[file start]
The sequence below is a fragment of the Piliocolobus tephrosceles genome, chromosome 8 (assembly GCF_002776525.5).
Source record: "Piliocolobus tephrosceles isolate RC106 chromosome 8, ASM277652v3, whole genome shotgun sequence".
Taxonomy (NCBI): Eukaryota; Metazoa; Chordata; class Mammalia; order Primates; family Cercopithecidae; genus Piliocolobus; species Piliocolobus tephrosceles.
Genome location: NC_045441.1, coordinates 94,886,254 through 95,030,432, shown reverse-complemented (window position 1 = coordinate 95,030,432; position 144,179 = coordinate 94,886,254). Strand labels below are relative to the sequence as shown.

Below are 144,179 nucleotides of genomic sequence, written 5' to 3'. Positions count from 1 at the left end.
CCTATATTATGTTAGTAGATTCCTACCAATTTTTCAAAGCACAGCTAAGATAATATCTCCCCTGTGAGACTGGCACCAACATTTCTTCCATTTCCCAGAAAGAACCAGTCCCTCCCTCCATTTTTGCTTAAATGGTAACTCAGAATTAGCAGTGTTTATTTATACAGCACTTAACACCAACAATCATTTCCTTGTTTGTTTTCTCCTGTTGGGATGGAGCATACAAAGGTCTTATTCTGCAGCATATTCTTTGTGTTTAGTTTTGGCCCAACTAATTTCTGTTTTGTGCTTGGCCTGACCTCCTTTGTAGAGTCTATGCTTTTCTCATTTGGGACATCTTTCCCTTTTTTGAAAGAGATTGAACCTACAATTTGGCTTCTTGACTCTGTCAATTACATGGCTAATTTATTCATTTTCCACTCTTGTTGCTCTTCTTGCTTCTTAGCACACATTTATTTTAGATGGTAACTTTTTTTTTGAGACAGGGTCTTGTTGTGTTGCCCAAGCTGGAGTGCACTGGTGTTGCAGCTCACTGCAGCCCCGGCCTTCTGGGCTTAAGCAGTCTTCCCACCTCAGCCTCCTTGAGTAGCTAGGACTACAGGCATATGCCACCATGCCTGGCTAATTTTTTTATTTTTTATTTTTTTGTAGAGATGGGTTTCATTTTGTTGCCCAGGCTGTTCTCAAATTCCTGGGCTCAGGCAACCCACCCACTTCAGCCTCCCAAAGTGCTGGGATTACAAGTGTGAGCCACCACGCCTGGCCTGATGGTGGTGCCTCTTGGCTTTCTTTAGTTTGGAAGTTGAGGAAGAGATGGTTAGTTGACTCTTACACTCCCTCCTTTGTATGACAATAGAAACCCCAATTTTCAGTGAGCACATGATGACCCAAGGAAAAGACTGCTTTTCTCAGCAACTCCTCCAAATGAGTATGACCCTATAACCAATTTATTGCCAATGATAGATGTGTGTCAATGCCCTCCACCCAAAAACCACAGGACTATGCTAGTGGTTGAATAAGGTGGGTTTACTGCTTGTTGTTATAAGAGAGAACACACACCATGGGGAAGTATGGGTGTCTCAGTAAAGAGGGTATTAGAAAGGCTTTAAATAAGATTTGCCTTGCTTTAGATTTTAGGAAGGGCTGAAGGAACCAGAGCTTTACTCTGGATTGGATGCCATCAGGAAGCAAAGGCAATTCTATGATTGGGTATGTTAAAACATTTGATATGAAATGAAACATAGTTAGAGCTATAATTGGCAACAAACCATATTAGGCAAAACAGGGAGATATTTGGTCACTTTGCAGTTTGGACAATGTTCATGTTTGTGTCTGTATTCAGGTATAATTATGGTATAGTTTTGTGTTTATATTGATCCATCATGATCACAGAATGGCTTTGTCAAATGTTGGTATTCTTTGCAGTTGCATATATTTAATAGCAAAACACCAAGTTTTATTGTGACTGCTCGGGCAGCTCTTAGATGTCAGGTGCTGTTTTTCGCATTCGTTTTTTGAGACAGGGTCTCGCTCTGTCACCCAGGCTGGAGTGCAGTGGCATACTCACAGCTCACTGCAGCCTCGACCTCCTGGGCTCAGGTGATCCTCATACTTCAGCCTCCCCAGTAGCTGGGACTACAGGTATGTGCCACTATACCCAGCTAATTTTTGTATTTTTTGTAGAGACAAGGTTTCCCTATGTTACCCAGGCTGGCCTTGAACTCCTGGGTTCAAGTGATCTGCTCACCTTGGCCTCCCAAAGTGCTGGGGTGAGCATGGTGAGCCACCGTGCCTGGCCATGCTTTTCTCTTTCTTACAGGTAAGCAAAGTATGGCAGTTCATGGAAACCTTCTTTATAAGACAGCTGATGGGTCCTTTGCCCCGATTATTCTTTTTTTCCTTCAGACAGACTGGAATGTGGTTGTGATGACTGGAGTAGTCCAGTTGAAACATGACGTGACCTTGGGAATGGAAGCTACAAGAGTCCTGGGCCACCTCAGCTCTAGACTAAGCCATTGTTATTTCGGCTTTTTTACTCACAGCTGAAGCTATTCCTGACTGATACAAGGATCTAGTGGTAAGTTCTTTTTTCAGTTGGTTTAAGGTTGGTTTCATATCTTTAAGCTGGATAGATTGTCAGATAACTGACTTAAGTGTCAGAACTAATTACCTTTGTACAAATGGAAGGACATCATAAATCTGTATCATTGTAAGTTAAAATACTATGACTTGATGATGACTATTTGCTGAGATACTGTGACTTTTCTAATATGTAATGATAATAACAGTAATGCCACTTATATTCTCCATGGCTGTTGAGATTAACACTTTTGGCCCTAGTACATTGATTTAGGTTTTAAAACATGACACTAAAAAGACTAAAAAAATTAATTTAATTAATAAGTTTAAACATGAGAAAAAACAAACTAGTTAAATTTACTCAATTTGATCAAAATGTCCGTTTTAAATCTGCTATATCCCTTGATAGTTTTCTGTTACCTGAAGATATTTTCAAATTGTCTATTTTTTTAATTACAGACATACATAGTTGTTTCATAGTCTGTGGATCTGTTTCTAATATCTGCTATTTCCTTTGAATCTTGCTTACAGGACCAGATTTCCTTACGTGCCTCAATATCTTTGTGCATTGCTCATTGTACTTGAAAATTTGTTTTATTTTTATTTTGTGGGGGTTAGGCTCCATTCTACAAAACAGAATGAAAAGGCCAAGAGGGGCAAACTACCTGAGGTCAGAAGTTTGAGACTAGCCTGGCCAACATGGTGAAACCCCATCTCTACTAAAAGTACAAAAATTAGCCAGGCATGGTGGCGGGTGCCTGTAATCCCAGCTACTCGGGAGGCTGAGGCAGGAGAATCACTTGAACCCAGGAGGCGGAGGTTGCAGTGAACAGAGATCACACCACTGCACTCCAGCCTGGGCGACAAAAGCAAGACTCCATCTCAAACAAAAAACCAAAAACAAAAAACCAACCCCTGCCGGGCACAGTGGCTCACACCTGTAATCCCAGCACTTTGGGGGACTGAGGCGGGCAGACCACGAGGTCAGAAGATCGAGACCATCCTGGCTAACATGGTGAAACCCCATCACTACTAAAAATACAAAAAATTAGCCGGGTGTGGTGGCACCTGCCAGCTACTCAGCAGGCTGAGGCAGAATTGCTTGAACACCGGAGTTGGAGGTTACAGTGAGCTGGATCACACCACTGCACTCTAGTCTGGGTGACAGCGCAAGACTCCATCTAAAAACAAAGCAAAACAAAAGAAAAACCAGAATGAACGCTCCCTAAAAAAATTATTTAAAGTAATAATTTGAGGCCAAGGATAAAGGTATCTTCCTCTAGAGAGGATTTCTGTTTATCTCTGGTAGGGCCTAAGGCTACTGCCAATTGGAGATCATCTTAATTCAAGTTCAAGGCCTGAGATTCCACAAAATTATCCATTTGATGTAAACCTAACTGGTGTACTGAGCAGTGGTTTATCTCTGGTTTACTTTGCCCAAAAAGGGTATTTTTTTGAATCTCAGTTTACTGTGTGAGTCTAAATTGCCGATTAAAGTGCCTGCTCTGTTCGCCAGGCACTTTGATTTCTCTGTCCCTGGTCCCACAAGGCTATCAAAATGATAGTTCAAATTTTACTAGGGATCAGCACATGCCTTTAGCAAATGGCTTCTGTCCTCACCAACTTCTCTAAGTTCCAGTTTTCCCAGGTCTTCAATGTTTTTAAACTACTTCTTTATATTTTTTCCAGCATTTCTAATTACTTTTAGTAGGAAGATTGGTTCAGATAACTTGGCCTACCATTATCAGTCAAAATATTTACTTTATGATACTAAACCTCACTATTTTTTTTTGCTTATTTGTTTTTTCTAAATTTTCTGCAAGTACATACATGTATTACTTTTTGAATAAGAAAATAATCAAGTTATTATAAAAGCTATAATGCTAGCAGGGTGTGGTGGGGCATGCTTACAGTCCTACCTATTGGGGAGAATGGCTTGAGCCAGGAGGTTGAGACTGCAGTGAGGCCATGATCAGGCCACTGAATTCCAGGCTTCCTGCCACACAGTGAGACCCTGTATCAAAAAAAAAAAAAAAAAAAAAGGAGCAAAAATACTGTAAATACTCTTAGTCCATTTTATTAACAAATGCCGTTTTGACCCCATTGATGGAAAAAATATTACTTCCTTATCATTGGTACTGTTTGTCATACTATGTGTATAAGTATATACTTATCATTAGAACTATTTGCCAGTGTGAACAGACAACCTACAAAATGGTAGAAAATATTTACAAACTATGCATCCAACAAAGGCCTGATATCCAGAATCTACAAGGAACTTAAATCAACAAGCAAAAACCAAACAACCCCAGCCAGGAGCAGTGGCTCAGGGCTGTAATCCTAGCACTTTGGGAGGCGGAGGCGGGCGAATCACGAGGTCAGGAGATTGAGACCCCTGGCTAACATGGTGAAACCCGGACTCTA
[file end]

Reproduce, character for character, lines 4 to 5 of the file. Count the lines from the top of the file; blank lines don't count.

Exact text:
Genome location: NC_045441.1, coordinates 94,886,254 through 95,030,432, shown reverse-complemented (window position 1 = coordinate 95,030,432; position 144,179 = coordinate 94,886,254). Strand labels below are relative to the sequence as shown.

Below are 144,179 nucleotides of genomic sequence, written 5' to 3'. Positions count from 1 at the left end.